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TCE In Minnesota: Efforts To Phase Out Carcinogen

MINNEAPOLIS (WCCO) – A chemical known to cause cancer and birth defects has received a lot of attention in the last year.

Last legislative session, state lawmakers tried to ban TCE, a toxic chemical the manufacturing plant Water Gremlin released into the air at unsafe levels for more than 15 years in White Bear Township.

WCCO discovered dozens of other companies in Minnesota have a connection to the chemical. Jennifer Mayerle shares if it's being used near your home and found out what's being done to phase out TCE.

The neighborhood surrounding Water Gremlin in White Bear Township hadn't heard of TCE until they learned the manufacturing plant had released unsafe levels of the toxic chemical for more than 15 years. Now, the chemical known to cause cancer and birth defects is a household name.

"Close the door, shut them down, we don't want them in our town," protestors chanted outside Water Gremlin in August.

Water Gremlin had to stop using TCE and switch to an alternative in order for it to continue operating as part of a $7 million state settlement. Meanwhile, legislators proposed a ban on the carcinogen after learning of the pollution investigation.

"We can do the right thing. It's already been banned at a facility, that's because it's dangerous, TCE," DFL Sen. Chuck Wiger said.

It didn't pass, but Gov. Tim Walz did approve funding for additional staff to work on phasing out TCE, evaluating alternatives and assessing health risks.

"We felt it wasn't good enough to do nothing," Walz said.

The Minnesota Pollution Control Agency provided 2017 data that shows 102 companies reported emissions of TCE. Since then, WCCO has learned nine of those companies stopped using the chemical. Another three have committed to reducing their use of TCE.

The MPCA ordered Water Gremlin to stop using TCE. The manufacturing plant emitted exponentially higher levels of TCE than any other company.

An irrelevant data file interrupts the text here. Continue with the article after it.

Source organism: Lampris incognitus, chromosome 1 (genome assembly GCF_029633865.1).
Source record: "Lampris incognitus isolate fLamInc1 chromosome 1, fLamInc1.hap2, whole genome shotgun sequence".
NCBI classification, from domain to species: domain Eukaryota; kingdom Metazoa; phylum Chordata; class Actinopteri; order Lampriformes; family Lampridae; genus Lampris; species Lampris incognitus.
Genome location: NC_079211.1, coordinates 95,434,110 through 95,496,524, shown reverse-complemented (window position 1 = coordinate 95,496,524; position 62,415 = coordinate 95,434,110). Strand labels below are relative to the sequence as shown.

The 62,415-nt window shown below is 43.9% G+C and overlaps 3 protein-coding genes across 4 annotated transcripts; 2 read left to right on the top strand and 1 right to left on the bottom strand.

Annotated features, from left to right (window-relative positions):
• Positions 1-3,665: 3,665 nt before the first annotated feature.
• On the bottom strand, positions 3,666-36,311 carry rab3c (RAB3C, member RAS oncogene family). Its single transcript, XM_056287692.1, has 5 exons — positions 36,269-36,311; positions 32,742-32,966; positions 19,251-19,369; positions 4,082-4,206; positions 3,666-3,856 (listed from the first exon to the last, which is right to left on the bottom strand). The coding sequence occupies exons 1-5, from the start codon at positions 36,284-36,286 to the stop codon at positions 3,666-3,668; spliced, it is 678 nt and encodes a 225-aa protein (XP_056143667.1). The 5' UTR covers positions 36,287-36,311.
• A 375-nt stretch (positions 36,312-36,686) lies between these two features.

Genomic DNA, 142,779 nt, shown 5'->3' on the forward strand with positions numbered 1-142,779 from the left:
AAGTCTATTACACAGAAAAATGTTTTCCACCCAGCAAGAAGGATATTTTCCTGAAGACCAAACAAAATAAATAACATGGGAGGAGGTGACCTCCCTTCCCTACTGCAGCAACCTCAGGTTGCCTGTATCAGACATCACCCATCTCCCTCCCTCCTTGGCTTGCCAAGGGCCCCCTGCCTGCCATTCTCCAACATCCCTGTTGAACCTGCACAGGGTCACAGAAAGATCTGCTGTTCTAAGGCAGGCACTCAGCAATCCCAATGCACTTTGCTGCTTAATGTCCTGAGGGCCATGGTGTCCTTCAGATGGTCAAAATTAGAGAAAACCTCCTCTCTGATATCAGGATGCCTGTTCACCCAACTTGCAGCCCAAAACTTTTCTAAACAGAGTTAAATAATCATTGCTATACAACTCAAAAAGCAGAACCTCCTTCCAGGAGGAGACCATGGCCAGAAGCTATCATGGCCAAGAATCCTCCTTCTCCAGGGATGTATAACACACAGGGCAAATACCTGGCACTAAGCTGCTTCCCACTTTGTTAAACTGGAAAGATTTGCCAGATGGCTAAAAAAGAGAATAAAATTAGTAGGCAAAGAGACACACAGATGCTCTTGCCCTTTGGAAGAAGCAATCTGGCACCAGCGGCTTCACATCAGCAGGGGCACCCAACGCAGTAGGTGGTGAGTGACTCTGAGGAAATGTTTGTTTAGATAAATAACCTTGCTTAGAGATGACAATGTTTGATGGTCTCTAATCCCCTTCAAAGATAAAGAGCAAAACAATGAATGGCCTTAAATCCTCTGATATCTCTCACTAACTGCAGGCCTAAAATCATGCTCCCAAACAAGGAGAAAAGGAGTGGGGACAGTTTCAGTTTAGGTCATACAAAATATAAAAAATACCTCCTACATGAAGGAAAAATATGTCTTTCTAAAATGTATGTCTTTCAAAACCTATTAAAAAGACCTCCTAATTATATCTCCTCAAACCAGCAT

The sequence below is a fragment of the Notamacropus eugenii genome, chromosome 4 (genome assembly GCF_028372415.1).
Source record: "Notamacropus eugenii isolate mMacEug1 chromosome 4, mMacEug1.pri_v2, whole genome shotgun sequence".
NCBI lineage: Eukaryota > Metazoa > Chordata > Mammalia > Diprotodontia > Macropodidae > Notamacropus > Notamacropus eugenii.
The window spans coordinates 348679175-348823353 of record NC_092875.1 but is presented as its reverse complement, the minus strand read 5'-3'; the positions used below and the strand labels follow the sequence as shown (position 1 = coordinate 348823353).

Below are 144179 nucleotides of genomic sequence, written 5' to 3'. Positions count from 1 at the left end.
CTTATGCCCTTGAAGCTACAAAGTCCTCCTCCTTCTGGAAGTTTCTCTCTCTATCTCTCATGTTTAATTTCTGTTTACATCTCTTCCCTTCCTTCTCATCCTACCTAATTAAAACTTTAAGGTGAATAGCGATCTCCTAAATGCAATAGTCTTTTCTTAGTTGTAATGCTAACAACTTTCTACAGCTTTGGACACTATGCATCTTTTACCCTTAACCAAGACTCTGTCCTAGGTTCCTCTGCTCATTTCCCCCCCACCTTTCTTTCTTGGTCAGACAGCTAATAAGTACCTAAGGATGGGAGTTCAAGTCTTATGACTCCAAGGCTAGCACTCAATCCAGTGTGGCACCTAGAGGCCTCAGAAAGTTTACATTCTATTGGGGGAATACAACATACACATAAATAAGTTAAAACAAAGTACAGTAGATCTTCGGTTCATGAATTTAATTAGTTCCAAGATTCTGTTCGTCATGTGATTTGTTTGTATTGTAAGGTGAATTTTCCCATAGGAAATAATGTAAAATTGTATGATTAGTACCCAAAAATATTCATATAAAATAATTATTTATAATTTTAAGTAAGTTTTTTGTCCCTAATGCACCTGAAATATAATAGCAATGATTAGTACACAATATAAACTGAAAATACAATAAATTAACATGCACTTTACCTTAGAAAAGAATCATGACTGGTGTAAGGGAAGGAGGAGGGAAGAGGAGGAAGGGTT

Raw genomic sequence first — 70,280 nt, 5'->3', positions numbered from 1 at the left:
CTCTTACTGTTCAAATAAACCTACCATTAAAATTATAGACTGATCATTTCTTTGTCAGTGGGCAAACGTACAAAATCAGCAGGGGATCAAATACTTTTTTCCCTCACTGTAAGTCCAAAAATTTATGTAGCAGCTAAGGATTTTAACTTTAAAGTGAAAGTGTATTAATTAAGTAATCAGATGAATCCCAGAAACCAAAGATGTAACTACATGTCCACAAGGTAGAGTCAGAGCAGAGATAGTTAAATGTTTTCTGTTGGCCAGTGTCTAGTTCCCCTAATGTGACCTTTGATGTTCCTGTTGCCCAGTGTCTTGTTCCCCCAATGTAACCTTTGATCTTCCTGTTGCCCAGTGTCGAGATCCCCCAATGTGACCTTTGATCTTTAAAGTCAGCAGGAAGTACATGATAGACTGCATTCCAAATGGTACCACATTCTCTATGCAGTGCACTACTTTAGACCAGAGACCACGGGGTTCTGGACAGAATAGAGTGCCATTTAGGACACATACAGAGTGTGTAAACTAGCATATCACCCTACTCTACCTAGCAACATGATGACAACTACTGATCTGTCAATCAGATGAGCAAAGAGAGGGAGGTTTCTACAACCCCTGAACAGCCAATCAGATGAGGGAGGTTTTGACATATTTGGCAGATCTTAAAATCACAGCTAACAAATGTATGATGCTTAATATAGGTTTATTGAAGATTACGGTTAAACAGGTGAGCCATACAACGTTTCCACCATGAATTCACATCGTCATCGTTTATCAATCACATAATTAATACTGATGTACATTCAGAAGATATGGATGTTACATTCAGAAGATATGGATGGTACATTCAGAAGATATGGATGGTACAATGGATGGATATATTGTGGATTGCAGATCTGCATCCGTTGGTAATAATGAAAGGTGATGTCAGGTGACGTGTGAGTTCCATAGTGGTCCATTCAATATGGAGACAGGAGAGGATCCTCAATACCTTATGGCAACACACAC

Here's a map of where TCE is still being used at levels under the state health benchmark.

(credit: MapHub)

Walz says he wants every company here to look at an alternative.

"I think with TCE the scientific and medical evidence is there. We just need to move away from this. This is too toxic, it's too dangerous and in this case it's been proven," Walz said.

The more than a million dollars in funding over four years is designed to assist companies in finding a safer product.

"We have two inspectors, two additional inspectors. We put the money in there to form the panel to understand what it's going to take to make sure, one, it doesn't happen again and how do we figure out the situation with Water Gremlin," Walz said.

Legislators say they're committed to making Minnesota the first state to ban TCE this next session.

"We're committed to keep working on this. This should in no way be a partisan issue, it's just the right thing to do," DFL Sen. Jason Isaacson said.

The Environmental Protection Agency is concerned about TCE and is proposing a ban on certain uses of the chemical:

"EPA is evaluating the chemical as part of the first ten chemicals undergoing chemical risk evaluations under amended TSCA. EPA will issue a final risk evaluation for TCE by June of 2020. If the agency finds that there are unreasonable risks posed by the chemical, EPA must take prompt action to address those risks under the stringent timelines required by TSCA," the EPA said in a statement.

WCCO will follow the issue this legislative session.

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